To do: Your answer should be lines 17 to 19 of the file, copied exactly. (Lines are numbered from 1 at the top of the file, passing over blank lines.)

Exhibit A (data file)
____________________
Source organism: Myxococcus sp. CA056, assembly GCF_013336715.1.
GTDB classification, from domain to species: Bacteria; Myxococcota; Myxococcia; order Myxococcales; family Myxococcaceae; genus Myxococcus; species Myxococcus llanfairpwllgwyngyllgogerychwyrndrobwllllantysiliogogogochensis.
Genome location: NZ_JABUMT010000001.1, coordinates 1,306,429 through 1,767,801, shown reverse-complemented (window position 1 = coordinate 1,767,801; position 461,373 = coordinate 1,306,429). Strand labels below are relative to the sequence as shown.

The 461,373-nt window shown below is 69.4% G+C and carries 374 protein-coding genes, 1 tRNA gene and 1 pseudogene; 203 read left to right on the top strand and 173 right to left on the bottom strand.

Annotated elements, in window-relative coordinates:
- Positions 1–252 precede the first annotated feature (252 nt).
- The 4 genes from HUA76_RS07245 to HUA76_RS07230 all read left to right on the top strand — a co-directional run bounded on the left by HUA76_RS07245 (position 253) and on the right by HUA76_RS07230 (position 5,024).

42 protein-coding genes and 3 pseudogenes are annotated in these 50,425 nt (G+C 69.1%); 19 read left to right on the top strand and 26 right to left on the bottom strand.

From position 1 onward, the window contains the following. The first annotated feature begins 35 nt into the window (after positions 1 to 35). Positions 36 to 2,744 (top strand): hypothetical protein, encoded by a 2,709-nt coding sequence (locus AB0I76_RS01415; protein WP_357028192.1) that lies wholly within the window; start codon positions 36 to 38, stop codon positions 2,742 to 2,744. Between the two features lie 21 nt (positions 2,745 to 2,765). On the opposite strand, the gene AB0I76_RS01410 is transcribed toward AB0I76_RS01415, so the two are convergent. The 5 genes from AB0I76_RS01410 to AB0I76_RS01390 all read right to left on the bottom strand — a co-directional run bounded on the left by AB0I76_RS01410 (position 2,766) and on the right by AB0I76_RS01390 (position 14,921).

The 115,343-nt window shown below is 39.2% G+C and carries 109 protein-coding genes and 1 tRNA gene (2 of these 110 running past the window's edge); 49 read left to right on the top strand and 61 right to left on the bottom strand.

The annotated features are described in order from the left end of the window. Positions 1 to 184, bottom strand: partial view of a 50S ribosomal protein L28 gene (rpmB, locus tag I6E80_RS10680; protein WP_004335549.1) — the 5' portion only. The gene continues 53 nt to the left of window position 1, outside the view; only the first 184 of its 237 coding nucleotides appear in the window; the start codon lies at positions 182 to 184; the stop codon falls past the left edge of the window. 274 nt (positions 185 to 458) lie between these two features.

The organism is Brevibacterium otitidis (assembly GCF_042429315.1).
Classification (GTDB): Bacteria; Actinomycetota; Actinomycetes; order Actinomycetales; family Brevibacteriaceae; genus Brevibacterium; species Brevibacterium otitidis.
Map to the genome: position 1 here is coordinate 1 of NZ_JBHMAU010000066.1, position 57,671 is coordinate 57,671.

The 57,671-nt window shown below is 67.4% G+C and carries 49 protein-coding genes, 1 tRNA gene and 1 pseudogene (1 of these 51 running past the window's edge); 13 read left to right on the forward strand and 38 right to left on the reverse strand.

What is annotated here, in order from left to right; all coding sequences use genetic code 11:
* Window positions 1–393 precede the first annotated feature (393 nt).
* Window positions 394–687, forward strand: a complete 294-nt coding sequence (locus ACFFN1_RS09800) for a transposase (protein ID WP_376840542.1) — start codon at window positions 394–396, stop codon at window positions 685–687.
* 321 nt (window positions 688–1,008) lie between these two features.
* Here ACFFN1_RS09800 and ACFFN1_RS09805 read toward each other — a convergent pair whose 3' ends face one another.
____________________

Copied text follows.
* Window positions 1–393 precede the first annotated feature (393 nt).
* Window positions 394–687, forward strand: a complete 294-nt coding sequence (locus ACFFN1_RS09800) for a transposase (protein ID WP_376840542.1) — start codon at window positions 394–396, stop codon at window positions 685–687.
* 321 nt (window positions 688–1,008) lie between these two features.